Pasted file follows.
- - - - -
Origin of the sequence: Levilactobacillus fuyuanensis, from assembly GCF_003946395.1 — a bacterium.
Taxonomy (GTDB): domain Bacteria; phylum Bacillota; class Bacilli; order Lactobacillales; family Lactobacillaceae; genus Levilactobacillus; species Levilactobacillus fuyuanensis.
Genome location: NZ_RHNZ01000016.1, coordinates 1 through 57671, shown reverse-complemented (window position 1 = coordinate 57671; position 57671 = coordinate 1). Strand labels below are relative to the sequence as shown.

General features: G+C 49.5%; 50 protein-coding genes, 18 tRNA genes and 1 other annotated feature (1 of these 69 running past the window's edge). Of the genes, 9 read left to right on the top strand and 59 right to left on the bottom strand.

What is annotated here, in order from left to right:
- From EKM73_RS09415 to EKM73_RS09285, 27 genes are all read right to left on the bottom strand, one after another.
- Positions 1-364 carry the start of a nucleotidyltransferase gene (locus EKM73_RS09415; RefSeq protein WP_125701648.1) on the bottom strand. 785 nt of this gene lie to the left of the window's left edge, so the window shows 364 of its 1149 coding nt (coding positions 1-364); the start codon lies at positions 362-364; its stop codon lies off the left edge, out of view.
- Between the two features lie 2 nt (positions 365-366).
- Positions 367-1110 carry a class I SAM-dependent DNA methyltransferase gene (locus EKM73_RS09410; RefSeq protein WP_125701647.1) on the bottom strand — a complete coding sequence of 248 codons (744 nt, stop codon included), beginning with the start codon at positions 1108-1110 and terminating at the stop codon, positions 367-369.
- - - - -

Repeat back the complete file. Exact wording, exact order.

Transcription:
Origin of the sequence: Levilactobacillus fuyuanensis, from assembly GCF_003946395.1 — a bacterium.
Taxonomy (GTDB): domain Bacteria; phylum Bacillota; class Bacilli; order Lactobacillales; family Lactobacillaceae; genus Levilactobacillus; species Levilactobacillus fuyuanensis.
Genome location: NZ_RHNZ01000016.1, coordinates 1 through 57671, shown reverse-complemented (window position 1 = coordinate 57671; position 57671 = coordinate 1). Strand labels below are relative to the sequence as shown.

General features: G+C 49.5%; 50 protein-coding genes, 18 tRNA genes and 1 other annotated feature (1 of these 69 running past the window's edge). Of the genes, 9 read left to right on the top strand and 59 right to left on the bottom strand.

What is annotated here, in order from left to right:
- From EKM73_RS09415 to EKM73_RS09285, 27 genes are all read right to left on the bottom strand, one after another.
- Positions 1-364 carry the start of a nucleotidyltransferase gene (locus EKM73_RS09415; RefSeq protein WP_125701648.1) on the bottom strand. 785 nt of this gene lie to the left of the window's left edge, so the window shows 364 of its 1149 coding nt (coding positions 1-364); the start codon lies at positions 362-364; its stop codon lies off the left edge, out of view.
- Between the two features lie 2 nt (positions 365-366).
- Positions 367-1110 carry a class I SAM-dependent DNA methyltransferase gene (locus EKM73_RS09410; RefSeq protein WP_125701647.1) on the bottom strand — a complete coding sequence of 248 codons (744 nt, stop codon included), beginning with the start codon at positions 1108-1110 and terminating at the stop codon, positions 367-369.